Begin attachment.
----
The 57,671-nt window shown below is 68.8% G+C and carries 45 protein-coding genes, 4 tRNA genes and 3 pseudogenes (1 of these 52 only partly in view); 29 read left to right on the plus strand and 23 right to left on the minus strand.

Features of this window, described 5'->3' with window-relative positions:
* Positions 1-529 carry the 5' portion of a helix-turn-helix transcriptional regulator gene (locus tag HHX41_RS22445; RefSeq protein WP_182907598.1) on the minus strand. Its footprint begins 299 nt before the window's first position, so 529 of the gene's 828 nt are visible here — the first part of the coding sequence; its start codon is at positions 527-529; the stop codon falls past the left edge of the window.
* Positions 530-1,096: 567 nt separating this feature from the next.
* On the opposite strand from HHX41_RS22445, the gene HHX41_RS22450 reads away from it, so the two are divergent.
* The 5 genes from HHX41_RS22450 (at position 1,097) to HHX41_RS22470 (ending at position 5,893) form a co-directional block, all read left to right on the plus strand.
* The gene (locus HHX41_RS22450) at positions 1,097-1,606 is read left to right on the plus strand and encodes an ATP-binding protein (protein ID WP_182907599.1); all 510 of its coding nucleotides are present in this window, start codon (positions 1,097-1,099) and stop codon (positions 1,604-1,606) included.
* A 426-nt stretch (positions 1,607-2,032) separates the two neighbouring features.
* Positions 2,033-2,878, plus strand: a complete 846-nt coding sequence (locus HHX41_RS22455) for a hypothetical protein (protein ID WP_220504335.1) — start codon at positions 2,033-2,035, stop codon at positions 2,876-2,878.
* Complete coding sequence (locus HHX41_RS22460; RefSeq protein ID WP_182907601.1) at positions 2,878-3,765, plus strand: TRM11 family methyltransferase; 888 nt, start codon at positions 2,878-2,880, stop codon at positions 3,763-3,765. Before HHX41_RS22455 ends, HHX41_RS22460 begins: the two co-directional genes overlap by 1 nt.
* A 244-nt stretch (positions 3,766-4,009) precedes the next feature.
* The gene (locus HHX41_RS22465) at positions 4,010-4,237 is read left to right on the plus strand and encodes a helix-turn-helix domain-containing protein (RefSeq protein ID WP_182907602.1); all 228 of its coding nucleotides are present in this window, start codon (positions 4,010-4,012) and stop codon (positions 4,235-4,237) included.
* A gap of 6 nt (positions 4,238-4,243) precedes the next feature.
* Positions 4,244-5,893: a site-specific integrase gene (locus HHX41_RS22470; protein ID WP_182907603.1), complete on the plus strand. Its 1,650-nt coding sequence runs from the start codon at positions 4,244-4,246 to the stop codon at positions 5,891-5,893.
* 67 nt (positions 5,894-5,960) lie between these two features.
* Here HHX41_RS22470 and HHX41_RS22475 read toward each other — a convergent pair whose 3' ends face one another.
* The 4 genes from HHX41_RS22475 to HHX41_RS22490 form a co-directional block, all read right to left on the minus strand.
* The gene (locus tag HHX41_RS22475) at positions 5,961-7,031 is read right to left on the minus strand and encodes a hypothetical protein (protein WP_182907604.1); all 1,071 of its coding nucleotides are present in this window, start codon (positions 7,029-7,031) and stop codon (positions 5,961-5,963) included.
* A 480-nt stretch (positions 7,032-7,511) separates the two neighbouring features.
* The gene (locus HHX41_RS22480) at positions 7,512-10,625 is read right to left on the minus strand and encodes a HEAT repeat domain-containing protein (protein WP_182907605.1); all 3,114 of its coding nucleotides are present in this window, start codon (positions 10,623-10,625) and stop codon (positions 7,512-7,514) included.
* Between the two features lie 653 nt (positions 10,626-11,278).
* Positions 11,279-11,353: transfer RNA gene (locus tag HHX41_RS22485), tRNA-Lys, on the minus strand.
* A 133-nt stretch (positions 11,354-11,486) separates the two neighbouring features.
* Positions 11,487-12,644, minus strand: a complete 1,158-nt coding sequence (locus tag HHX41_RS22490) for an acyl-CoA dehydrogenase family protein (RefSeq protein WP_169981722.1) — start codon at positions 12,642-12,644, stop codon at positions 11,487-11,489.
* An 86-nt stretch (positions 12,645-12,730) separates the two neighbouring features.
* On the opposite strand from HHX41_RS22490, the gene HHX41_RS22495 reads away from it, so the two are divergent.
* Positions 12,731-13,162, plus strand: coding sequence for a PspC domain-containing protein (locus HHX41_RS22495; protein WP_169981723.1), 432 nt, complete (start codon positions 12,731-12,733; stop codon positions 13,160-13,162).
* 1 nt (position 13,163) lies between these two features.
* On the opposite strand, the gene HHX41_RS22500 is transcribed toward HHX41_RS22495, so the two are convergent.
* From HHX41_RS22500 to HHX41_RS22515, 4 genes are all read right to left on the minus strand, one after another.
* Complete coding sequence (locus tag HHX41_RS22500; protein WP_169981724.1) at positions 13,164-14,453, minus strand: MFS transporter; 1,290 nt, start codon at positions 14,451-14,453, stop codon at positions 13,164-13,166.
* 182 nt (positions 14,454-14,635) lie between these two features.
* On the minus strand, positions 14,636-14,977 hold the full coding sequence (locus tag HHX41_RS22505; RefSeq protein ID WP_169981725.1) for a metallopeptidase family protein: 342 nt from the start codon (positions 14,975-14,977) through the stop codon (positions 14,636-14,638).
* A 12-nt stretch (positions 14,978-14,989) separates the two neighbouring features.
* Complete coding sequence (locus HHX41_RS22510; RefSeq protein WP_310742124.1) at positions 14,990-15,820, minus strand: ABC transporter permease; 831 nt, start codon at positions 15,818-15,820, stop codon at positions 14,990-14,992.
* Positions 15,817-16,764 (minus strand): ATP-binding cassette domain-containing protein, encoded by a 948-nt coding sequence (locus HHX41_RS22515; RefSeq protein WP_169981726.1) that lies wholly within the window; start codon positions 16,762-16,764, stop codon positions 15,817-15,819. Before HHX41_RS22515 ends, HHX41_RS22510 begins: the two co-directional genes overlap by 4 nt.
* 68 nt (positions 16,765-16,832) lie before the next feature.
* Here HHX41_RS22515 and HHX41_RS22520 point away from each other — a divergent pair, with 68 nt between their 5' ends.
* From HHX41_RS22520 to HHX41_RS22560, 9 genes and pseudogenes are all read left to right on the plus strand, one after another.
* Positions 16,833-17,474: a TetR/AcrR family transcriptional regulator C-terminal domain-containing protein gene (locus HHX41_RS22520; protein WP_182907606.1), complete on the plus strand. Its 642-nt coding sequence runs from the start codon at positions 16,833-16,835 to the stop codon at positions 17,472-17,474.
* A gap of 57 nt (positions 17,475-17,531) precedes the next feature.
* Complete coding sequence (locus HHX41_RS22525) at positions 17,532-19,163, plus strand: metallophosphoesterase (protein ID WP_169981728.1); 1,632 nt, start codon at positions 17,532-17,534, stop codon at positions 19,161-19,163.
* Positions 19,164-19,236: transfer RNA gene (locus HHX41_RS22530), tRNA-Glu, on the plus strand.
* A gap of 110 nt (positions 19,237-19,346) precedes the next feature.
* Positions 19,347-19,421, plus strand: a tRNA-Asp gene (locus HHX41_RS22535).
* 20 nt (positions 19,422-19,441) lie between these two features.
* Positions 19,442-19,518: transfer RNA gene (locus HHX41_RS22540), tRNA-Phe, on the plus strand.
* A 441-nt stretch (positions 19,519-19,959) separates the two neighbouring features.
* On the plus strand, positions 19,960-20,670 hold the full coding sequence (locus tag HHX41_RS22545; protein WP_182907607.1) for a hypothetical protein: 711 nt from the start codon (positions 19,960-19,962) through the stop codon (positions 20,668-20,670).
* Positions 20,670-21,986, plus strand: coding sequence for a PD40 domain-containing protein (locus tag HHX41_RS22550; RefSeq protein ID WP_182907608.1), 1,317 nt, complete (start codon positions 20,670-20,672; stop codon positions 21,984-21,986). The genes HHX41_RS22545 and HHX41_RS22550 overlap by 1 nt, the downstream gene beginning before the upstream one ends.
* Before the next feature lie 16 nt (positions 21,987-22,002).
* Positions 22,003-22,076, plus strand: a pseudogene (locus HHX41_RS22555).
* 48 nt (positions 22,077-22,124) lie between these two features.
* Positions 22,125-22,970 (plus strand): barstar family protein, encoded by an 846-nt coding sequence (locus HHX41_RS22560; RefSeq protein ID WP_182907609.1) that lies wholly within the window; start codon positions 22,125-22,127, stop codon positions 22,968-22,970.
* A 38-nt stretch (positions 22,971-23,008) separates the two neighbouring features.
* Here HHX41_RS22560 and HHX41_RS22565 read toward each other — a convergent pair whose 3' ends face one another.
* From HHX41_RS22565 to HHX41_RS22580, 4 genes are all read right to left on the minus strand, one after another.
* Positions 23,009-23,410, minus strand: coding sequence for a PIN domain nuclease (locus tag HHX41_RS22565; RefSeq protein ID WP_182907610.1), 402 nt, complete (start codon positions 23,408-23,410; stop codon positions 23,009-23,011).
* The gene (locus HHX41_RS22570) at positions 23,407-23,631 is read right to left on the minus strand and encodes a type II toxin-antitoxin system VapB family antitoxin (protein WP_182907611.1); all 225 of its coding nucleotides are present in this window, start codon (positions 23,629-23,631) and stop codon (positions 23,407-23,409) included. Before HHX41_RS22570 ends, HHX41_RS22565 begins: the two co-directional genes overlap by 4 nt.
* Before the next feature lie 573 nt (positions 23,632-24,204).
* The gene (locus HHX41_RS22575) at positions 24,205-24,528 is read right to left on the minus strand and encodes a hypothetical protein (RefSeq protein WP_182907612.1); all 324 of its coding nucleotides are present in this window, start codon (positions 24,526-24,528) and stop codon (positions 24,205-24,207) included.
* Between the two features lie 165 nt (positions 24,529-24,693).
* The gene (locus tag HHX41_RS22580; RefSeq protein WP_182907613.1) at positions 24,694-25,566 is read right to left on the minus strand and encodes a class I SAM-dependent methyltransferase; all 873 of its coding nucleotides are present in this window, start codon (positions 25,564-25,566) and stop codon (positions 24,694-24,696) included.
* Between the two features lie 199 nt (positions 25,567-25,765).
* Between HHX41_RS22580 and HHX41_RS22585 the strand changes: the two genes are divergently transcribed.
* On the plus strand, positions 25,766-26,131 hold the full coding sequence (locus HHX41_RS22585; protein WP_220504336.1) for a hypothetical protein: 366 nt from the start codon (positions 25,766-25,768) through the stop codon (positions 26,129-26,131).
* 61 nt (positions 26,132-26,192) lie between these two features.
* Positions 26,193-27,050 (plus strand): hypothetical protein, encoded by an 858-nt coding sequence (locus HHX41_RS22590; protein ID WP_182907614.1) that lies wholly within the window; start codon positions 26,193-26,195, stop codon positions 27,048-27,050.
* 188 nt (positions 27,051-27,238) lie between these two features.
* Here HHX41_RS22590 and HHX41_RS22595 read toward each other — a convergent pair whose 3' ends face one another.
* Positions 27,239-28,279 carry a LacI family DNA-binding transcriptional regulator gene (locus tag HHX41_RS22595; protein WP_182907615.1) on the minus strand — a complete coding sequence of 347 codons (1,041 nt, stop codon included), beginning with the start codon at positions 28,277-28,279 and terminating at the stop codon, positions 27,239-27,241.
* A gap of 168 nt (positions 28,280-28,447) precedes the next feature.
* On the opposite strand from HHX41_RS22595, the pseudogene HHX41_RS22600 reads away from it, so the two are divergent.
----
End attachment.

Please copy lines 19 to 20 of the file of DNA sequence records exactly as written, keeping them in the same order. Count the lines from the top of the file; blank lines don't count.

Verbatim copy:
* A 480-nt stretch (positions 7,032-7,511) separates the two neighbouring features.
* The gene (locus HHX41_RS22480) at positions 7,512-10,625 is read right to left on the minus strand and encodes a HEAT repeat domain-containing protein (protein WP_182907605.1); all 3,114 of its coding nucleotides are present in this window, start codon (positions 10,623-10,625) and stop codon (positions 7,512-7,514) included.